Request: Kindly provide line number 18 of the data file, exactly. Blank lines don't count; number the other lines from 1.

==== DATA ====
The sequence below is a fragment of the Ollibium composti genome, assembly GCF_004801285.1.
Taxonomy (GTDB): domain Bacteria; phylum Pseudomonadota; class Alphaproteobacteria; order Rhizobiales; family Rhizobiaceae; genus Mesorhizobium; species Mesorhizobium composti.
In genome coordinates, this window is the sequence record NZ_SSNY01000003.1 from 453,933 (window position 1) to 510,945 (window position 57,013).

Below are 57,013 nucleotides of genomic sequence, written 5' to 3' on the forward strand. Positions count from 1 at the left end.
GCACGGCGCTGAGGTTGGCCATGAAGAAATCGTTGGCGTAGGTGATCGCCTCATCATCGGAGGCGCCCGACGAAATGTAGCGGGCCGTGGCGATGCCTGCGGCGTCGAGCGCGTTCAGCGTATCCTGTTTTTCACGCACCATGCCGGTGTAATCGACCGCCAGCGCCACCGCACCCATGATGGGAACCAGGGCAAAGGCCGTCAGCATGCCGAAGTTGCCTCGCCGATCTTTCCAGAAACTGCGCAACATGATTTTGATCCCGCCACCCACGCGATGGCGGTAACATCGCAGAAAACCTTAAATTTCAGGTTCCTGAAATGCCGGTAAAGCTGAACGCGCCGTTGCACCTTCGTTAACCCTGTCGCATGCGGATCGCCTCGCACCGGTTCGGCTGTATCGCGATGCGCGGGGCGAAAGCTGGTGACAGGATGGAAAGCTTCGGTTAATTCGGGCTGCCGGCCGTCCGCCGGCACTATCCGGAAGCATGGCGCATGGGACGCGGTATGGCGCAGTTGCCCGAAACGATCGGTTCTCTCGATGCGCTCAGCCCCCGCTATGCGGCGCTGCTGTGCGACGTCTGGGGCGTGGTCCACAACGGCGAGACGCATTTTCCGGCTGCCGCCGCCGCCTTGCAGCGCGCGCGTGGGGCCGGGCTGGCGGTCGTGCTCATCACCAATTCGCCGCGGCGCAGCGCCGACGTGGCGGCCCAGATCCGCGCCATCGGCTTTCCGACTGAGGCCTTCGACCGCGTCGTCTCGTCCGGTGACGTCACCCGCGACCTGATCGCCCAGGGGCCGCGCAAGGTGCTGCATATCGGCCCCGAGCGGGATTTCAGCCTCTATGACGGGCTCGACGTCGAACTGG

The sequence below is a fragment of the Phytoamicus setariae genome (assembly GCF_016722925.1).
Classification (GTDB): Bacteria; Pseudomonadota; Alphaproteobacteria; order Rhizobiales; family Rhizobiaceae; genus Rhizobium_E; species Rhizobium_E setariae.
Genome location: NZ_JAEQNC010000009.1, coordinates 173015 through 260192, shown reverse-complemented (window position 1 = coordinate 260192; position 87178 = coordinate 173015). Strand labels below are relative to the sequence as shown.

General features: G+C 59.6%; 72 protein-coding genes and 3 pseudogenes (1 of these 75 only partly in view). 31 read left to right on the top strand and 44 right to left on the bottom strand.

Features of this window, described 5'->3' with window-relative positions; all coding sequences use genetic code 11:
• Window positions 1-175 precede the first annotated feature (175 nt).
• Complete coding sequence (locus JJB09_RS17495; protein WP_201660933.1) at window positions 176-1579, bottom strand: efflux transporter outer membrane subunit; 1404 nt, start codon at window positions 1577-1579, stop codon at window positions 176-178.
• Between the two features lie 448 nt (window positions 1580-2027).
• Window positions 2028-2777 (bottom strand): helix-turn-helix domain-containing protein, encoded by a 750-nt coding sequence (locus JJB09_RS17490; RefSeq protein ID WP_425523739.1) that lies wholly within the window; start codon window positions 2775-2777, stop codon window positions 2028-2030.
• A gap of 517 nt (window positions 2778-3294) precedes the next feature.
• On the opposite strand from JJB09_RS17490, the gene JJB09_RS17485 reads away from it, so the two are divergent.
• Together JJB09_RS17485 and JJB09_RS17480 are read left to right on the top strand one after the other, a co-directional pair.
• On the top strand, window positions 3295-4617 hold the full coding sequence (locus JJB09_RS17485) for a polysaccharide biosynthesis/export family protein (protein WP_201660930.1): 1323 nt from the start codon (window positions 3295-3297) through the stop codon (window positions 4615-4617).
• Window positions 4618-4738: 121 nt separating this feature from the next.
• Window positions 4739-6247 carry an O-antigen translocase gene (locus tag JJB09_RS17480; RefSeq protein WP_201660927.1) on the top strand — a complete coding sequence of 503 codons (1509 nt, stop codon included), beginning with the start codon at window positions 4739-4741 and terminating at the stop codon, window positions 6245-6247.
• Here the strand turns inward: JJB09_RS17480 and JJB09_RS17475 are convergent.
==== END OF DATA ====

• On the top strand, window positions 3295-4617 hold the full coding sequence (locus JJB09_RS17485) for a polysaccharide biosynthesis/export family protein (protein WP_201660930.1): 1323 nt from the start codon (window positions 3295-3297) through the stop codon (window positions 4615-4617).